Daniel Snyder, Inspired Magazine (December 3, 2010)
"In the not too distant past the web was an online realm separate from the real world, a place where people could hide in anonymity. Today the separation between the online world and the real world has become blurred, in fact I would say for many of us there is no difference any longer, they are one, our online world has fully integrated with our daily lives. I grew up online in the era of BBS’s where you never knew who you were interacting with and everyone used an alias. Today the vast majority of social network users are engaging online with their real names, and profile pictures.
"What are you contributing to the web?
"With Social Networking giving everyone the opportunity to engage and contribute online, you have to ask yourself 'what am I contributing to the web?' Have you even considered what your online voice sounds like? Is it different than your offline voice?
"Is there integrity in your voice? Are you offering advice and encouragement? Do you set out to inspire and motivate, or are you a negative voice that vents your real world frustration and offers nothing to the web?..."
The Lemming's one of the folks that Daniel Snyder was writing about, when he said: "Today the separation between the online world and the real world has become blurred, in fact I would say for many of us there is no difference any longer, they are one, our online world has fully integrated with our daily lives."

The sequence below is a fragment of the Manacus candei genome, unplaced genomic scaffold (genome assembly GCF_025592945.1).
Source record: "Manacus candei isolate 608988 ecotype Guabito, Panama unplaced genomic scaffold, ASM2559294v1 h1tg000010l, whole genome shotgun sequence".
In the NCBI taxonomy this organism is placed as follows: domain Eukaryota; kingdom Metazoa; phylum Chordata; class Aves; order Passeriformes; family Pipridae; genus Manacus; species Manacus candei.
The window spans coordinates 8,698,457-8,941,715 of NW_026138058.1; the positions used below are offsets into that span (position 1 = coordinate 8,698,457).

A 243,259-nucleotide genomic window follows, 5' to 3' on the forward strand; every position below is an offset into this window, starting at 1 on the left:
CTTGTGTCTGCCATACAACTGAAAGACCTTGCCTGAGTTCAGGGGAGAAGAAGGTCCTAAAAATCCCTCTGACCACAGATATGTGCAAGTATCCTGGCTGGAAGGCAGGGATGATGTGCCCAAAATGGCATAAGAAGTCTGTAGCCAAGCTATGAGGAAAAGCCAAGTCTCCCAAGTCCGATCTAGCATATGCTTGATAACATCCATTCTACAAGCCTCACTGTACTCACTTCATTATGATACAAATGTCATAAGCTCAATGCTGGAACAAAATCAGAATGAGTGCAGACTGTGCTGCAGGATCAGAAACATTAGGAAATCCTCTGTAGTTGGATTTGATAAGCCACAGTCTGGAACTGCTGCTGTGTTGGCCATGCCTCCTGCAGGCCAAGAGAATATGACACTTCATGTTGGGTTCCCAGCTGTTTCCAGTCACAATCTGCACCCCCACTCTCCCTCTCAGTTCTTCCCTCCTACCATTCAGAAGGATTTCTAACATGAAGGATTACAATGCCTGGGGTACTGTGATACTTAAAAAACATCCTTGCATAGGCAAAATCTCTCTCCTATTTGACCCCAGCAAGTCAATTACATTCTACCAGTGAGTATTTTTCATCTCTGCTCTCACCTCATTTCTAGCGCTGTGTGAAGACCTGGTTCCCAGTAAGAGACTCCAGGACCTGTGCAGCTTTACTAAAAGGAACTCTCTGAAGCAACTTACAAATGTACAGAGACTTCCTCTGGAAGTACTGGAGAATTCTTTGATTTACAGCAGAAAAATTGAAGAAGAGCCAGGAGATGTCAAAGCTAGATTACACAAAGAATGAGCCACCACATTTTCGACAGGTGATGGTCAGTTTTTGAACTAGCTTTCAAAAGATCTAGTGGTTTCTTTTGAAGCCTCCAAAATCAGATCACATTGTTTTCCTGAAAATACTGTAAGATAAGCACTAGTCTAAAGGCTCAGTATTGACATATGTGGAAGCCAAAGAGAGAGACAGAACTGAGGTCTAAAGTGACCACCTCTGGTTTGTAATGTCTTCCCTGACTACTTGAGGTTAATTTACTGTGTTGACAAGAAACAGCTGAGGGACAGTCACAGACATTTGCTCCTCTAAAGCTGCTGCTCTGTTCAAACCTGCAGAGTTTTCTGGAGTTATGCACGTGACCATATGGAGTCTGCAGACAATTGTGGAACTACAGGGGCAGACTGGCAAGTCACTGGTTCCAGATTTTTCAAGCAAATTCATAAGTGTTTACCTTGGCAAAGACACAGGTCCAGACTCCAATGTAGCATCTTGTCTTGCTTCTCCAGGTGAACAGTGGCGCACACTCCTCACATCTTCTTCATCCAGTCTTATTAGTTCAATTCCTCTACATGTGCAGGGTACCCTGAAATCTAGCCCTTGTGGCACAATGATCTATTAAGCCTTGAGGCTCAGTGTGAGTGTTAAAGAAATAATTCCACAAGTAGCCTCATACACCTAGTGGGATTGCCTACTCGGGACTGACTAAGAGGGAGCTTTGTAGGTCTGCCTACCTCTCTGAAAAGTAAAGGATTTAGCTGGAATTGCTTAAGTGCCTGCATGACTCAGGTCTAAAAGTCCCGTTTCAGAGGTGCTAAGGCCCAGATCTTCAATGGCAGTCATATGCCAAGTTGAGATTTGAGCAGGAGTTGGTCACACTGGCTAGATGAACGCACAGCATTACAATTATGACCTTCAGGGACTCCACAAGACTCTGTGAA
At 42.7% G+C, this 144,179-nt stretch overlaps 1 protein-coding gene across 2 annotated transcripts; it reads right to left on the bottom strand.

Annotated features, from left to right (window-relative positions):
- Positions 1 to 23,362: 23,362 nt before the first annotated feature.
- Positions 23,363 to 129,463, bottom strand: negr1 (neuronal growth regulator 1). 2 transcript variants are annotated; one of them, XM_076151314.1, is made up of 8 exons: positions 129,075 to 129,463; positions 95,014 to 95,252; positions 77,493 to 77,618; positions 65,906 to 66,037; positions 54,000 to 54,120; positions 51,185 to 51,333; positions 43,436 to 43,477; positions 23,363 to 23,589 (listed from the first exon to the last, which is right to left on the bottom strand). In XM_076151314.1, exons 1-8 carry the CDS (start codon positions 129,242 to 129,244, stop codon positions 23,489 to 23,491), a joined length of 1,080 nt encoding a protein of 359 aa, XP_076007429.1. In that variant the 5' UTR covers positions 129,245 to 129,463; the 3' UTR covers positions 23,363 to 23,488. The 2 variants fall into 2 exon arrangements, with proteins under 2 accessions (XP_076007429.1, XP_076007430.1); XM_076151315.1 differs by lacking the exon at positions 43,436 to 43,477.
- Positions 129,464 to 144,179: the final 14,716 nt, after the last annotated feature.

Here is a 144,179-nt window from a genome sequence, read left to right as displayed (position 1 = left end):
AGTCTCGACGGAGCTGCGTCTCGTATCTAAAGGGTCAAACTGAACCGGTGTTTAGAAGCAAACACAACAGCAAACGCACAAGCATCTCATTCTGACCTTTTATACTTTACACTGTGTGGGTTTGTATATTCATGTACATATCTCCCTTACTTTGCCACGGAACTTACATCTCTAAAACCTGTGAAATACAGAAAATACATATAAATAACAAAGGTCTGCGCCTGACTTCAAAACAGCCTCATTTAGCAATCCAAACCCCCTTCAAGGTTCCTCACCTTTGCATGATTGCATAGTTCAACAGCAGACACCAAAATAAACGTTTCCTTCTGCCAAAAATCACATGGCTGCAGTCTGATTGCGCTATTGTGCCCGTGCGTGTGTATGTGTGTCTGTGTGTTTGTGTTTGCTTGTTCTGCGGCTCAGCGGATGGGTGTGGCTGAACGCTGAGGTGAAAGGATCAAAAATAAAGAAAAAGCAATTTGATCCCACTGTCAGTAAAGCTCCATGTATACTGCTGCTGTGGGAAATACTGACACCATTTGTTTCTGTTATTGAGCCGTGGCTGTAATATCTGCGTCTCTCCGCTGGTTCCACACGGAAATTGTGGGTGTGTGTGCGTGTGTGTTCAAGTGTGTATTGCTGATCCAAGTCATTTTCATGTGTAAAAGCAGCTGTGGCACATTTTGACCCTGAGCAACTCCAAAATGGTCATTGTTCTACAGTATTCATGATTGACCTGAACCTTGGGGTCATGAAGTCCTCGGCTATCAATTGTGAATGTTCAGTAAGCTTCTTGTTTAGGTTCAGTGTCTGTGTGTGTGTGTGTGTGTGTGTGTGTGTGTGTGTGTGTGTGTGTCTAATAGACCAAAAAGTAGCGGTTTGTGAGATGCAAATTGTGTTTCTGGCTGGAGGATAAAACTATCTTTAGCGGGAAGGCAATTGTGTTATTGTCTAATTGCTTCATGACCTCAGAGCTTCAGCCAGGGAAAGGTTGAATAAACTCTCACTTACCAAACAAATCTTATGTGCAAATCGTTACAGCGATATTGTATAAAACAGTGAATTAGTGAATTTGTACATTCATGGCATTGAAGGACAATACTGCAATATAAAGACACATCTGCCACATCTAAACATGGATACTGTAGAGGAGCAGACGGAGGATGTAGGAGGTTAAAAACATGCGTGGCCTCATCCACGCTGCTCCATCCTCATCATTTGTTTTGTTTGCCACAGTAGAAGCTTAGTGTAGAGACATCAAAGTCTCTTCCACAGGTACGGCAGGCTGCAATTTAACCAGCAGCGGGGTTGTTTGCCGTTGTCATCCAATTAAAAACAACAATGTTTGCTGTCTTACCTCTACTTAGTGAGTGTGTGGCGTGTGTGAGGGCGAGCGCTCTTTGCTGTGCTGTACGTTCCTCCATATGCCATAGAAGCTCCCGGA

It's my opinion that referring to "the online world" makes about as much sense as talking about "the telephone world" or "the mail world." The technologies are different in each case - but the folks we're communicating with are just as real as those we share a room with.
The post is a short read - and makes, in the Lemming's opinion, good points.
I would think that, of course: I like to focus on the positive. Which isn't the same as pretending that bad things don't happen. And that's another topic.
- "Social Media Helps Folks be - Big Surprise! - More Social"
(December 4, 2010)
A tip of the hat to danielsnyder1, on Twitter, for the heads-up on his post.